Monitoring within IT is a necessity. Let’s just get that out of the way now. IT employees and management need it in order to survive. Without it, the word “proactive” never enters in to the vocabulary, and a death spiral ensues as users and customers alike beat on IT for unexpected and unplanned outages.
An old friend of mine and I worked at the same company back in the early 90’s, and we learned a lot through trial and fire while there. It was a great time to be in IT. I liken it to being on the original NCC-1701 Enterprise going “where no man has gone before.” (ironically, we had a machine called “ncc” which we built to do all of our monitoring, and for those not in our department we called it the “network control center” when in fact, it was an alias to the host name “ncc1701, but I digress) Everything was new and waiting to be molded into shape. While our careers have gone in different paths, we have both remained within the technical side of IT to some degree. His recent posting http://everythingsysadmin.com/2013/11/stop-monitoring-if-service-is-up.html was great and it got me thinking as to how to contribute to the picture he started to paint (hence, this article).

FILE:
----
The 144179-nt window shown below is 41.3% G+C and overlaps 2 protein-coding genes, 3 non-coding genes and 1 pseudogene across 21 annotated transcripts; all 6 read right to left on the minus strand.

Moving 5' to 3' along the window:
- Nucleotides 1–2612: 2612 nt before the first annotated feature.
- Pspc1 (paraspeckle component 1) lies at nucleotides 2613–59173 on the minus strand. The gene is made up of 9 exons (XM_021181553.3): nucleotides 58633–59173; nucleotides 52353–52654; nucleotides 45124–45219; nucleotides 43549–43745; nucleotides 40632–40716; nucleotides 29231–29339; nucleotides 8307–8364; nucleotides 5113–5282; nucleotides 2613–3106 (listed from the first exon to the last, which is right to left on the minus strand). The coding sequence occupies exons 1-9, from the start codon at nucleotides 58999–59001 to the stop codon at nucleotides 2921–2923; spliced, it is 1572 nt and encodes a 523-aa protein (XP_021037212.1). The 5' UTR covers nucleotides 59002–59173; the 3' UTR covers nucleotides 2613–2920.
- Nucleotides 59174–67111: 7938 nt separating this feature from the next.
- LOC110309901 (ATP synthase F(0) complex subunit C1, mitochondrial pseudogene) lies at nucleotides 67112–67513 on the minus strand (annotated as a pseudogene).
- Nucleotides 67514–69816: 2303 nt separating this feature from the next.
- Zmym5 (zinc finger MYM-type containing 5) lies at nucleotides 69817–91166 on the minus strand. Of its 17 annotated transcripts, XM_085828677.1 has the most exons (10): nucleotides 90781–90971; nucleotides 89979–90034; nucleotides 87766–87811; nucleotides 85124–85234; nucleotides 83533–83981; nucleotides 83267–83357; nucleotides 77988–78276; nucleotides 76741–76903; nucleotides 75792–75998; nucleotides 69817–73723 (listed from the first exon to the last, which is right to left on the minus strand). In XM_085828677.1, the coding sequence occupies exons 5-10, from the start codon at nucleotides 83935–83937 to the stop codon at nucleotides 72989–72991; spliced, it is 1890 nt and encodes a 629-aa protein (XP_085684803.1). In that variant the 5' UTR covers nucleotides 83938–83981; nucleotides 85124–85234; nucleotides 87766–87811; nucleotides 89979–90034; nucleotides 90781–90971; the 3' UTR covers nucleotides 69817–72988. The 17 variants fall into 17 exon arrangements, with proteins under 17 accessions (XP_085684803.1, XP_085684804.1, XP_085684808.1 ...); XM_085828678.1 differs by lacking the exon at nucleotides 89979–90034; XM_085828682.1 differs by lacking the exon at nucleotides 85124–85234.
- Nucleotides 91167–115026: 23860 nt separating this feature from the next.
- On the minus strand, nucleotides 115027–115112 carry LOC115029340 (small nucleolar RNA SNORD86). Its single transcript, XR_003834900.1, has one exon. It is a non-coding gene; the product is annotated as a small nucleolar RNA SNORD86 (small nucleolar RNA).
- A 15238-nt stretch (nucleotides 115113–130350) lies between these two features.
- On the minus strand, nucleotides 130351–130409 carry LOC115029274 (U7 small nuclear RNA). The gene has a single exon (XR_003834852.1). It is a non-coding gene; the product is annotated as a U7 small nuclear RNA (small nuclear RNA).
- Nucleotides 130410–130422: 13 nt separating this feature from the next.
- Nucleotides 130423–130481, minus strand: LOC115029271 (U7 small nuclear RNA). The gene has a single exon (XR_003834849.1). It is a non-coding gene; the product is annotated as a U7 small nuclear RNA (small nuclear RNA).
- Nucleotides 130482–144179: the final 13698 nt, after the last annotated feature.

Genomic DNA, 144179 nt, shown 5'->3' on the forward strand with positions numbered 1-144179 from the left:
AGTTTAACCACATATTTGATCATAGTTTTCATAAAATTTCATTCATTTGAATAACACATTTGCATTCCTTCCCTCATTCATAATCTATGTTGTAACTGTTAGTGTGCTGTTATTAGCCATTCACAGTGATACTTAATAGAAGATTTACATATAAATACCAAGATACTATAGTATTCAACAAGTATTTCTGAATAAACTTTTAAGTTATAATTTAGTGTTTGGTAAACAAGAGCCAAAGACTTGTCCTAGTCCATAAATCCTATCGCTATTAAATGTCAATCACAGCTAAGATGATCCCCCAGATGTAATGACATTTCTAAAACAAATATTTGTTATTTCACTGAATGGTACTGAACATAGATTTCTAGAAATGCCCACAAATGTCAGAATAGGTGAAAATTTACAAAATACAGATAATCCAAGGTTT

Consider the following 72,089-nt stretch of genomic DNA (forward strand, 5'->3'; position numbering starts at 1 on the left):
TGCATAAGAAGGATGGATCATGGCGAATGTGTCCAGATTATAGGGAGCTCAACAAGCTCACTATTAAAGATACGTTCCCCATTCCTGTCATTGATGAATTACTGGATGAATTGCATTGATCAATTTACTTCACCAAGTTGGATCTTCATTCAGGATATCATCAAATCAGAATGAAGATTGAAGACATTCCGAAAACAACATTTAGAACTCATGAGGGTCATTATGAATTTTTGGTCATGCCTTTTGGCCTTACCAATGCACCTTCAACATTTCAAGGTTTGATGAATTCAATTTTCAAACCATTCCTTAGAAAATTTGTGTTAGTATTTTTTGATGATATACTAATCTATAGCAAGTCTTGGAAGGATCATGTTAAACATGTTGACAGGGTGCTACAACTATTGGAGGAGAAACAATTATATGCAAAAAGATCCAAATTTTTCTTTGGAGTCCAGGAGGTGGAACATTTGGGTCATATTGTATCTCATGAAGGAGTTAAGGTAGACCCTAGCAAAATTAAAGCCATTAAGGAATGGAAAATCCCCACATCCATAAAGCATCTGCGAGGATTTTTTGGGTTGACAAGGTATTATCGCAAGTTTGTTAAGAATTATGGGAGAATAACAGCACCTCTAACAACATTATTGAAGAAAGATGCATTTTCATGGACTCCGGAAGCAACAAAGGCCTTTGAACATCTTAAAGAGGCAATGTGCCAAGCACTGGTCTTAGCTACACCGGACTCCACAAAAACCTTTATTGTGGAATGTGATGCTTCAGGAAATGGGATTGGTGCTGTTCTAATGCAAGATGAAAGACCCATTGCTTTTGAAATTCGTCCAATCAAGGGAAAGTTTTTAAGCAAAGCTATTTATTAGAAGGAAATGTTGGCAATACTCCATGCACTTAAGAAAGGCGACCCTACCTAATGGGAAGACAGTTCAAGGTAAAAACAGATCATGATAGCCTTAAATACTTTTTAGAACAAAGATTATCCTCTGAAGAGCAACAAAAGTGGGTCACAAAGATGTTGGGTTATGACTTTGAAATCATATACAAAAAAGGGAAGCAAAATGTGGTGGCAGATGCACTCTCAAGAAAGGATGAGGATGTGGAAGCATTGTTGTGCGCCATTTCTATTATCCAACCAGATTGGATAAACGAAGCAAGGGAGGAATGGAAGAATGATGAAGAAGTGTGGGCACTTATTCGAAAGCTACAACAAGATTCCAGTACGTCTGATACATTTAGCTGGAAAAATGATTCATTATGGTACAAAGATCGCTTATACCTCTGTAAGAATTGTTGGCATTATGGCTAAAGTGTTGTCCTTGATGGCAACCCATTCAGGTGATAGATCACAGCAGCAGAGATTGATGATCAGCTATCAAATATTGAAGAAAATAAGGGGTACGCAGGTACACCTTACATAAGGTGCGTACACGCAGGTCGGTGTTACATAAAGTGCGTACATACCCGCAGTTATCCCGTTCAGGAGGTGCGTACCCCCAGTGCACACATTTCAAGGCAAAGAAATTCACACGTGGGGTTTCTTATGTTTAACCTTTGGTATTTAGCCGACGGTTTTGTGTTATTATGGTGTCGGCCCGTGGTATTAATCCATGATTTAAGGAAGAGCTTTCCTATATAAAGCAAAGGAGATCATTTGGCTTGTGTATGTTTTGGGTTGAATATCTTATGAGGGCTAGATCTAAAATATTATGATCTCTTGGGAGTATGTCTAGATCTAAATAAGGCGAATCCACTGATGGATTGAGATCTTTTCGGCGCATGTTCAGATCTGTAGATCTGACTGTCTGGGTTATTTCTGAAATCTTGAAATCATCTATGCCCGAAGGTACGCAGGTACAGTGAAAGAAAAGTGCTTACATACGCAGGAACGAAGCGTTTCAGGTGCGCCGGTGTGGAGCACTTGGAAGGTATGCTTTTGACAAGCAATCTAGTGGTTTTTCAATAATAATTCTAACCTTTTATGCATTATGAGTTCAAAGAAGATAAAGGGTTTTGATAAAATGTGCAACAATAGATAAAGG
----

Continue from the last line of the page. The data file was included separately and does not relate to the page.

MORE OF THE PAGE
In my eyes, he described the panacea of monitoring, starting from a bare slate by approaching it with a top-down design by understanding what you need to monitor (aka: get the requirements) and then setting your monitoring to look for it. Unfortunately, monitoring is rarely ever built that way and it’s near impossible to nuke it and start over. Right or wrong, it’s commonly built organically and driven by need, and the requirements are forever evolving, changing, and being chased after.
His article has it right in that too many administrators rely on basic monitoring, the up/down of a service, and call it a day. Instead, administrators should consider that type of monitoring as the foundation, the “catch all”, and build the real monitoring out from there. It’s not an end point, but a starting point.
My career has a focus on the small to mid-sized companies, typically focused on that transitional period from when a small company is “crossing the chasm” to become a bigger player in their space. The article he wrote is great for established companies where monitoring has been in place for some time. However, from what I have seen over the years, it takes time and the right attention to get there, as I attempt to outline below:
The small “mom-n-pop” company (incubation mode)